COVID-19 shot interval can be extended to 8 weeks for some – U.S. CDC

(Reuters) – Extending the interval between the first two doses of the most widely used COVID-19 vaccines in the country to eight weeks for young men can reduce the rare risk of heart inflammation, U.S. health officials said.

The side effect, which has been linked to both Pfizer (PFE.N) and Moderna’s (MRNA.O) COVID-19 vaccines, is higher in 12- to 39-year-old men, and therefore the eight-week interval could be optimal for some people aged 12 years and older, the U.S. Centers for Disease Control and Prevention said on Tuesday.

Vials with Pfizer-BioNTech and Moderna coronavirus disease (COVID-19) vaccine labels are seen in this illustration picture taken March 19, 2021. REUTERS/Dado Ruvic/Illustration/File Photo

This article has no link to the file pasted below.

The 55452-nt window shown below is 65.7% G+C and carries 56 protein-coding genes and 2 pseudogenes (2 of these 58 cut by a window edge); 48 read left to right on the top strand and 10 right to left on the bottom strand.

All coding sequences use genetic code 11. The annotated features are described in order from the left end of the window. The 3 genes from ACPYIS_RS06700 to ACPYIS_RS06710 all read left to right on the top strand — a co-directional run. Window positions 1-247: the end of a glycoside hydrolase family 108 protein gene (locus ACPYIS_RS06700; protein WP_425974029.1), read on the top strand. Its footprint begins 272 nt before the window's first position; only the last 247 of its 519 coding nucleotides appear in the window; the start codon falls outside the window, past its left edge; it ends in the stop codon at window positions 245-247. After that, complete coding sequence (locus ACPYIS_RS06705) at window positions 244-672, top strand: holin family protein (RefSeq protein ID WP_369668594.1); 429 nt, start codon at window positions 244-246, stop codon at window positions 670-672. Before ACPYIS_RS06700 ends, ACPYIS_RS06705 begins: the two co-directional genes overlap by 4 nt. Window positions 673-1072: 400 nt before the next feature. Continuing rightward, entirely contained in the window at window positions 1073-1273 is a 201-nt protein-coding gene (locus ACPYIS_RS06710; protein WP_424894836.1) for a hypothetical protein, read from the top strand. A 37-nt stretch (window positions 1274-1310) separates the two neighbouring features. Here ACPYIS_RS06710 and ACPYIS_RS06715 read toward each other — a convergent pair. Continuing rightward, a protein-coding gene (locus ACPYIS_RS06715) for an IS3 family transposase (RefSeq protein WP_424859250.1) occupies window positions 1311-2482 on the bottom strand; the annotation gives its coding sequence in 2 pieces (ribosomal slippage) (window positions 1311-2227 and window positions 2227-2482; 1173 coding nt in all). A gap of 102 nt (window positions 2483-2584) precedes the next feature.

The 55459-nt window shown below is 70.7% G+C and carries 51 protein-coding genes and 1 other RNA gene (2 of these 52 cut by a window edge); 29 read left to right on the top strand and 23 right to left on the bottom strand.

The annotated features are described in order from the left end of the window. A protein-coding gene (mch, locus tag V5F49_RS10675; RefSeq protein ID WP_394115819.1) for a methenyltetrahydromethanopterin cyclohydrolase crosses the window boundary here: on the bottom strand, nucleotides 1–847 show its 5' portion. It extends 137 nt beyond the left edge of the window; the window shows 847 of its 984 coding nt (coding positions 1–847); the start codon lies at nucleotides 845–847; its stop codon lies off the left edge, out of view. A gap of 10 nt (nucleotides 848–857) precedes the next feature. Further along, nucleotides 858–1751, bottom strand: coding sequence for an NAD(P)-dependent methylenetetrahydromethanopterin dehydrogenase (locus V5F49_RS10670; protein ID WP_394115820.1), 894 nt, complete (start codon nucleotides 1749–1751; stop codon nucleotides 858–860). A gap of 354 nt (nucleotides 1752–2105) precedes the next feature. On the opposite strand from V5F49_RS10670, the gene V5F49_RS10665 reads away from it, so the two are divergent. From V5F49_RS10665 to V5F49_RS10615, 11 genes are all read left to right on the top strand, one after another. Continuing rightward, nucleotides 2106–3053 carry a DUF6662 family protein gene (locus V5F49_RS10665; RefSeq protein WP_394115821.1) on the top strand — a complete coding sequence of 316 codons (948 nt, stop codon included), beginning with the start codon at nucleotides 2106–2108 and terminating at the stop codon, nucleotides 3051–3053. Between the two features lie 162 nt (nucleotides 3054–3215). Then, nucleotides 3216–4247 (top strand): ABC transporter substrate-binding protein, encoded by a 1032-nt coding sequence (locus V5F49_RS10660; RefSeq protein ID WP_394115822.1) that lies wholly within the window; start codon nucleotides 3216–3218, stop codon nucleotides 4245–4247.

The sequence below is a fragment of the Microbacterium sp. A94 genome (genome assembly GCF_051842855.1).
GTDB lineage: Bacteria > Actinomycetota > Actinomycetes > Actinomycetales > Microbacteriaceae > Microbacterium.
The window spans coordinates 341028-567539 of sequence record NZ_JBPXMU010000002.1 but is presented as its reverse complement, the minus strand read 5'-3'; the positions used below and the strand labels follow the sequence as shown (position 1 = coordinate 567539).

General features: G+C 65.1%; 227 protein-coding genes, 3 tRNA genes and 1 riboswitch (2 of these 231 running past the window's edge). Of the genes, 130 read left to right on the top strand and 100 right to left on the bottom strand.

The recommended interval between the first two shots will remain three weeks for Pfizer’s vaccine and four weeks for Moderna’s vaccine in other population groups, the CDC said.

Myocarditis is a rare side effect seen with mRNA vaccines – the technology behind both the Pfizer/BioNTech and Moderna shots. It appears to be more common among young men.

Reporting by Manas Mishra in Bengaluru; Editing by Anil D’Silva

Our Standards: The Thomson Reuters Trust Principles.

Reuters source: